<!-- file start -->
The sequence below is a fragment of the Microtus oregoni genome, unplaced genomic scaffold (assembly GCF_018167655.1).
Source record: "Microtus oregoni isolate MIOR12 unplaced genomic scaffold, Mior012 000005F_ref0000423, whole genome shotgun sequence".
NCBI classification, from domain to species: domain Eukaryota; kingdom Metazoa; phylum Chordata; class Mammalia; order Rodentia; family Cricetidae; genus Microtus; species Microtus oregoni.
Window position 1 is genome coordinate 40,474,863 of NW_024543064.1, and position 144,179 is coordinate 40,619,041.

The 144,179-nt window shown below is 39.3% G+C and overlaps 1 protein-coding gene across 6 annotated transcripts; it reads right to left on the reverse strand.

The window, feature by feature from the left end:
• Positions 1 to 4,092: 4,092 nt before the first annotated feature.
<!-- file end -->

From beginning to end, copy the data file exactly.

The sequence below is a fragment of the Microtus oregoni genome, unplaced genomic scaffold (assembly GCF_018167655.1).
Source record: "Microtus oregoni isolate MIOR12 unplaced genomic scaffold, Mior012 000005F_ref0000423, whole genome shotgun sequence".
NCBI classification, from domain to species: domain Eukaryota; kingdom Metazoa; phylum Chordata; class Mammalia; order Rodentia; family Cricetidae; genus Microtus; species Microtus oregoni.
Window position 1 is genome coordinate 40,474,863 of NW_024543064.1, and position 144,179 is coordinate 40,619,041.

The 144,179-nt window shown below is 39.3% G+C and overlaps 1 protein-coding gene across 6 annotated transcripts; it reads right to left on the reverse strand.

The window, feature by feature from the left end:
• Positions 1 to 4,092: 4,092 nt before the first annotated feature.